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Prime Minister Justin Trudeau stands alongside Defence Minister Anita Anand, in Toronto, on Feb. 24.Chris Young/The Canadian Press

Kevin Lynch was clerk of the Privy Council and vice-chair of BMO Financial Group. Jim Mitchell is an adjunct professor at Carleton University and former assistant secretary of the Privy Council Office.

When U.S. President Joe Biden came to Canada in March, an increased contribution by Canada to the West’s collective security was surely at the top of his mind. The U.S. wants Canada to actually meet its NATO promise to spend 2 per cent of GDP on defence, to invest more in NORAD, including a much-needed modernization of the North Warning System, and to contribute more assistance to Ukraine.

While American pressures to do more are understandable, it is surprising that there is not more public discussion within Canada about what sort of defence policy would best serve the interests of Canadians in these very challenging times. The Canadian Armed Forces are a crucial national institution, with dedicated members sworn to serve their country. But it is the role of the government to set out the nation’s expectations for what we want the military to be able to do, how we want to do it, and how we can fund it accordingly.

Those current expectations are laid out in the 2017 statement of defence policy by Justin Trudeau’s government, titled Strong, Secure, Engaged. Introduced with much fanfare, and self-described as “deliberately ambitious,” it has not stood the test of time. It was overhyped, has been plagued by execution and delivery problems, and is now essentially out of date in a dramatically changed geopolitical landscape. And despite years of rhetorical promises from Ottawa, estimates and the most recent budget make clear that Canada does not intend on meeting its defence-spending commitment over this decade. According to recently leaked Pentagon documents, Mr. Trudeau has even “told NATO officials that Canada will never reach” the 2-per-cent mark, which Secretary-General Jens Stoltenberg has called “the floor.”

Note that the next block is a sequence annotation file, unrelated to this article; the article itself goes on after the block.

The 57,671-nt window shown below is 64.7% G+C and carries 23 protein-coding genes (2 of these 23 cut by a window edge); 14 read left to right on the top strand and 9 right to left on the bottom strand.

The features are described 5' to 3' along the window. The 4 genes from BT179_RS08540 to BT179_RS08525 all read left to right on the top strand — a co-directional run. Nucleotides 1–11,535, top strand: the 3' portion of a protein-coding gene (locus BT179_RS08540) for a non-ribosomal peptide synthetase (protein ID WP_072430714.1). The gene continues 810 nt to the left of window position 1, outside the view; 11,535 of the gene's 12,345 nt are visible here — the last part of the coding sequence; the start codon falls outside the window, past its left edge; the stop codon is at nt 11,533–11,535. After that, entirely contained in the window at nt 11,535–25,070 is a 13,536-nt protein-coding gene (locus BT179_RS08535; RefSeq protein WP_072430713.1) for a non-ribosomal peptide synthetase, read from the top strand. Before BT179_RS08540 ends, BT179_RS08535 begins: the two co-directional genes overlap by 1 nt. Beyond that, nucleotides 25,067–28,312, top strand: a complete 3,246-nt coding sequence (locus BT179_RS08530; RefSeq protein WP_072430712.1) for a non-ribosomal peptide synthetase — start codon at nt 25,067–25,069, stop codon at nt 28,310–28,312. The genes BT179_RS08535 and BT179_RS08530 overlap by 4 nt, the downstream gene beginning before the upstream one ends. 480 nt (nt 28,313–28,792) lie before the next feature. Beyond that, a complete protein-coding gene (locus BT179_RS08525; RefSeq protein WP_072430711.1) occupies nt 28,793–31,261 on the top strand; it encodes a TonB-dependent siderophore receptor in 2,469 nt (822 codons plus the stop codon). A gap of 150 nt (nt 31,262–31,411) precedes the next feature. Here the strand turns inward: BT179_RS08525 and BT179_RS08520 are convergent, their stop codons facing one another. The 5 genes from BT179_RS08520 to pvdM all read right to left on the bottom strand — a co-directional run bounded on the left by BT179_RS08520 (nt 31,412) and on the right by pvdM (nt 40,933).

The scope of these defence policy-delivery shortfalls deserves a deeper dive.

The failure to fix the military procurement system is sadly self-evident – whether it’s ships, planes, vehicles, smart munitions or drones – and it undermines the military’s capacity to do its job. The weakness of the military’s recruitment systems has resulted in a shortfall of more than 12,000 Canadian Armed Forces members (both regular and reserve), turning the proposed expansion in force size into an actual decline. The defence budget has seriously underestimated costs on major projects, causing the military to scale back on what it can afford and to postpone decisions on major strategic capital issues such as submarine replacement. Progress on remediating the cultural problems within the Canadian Armed Forces has been spotty at best.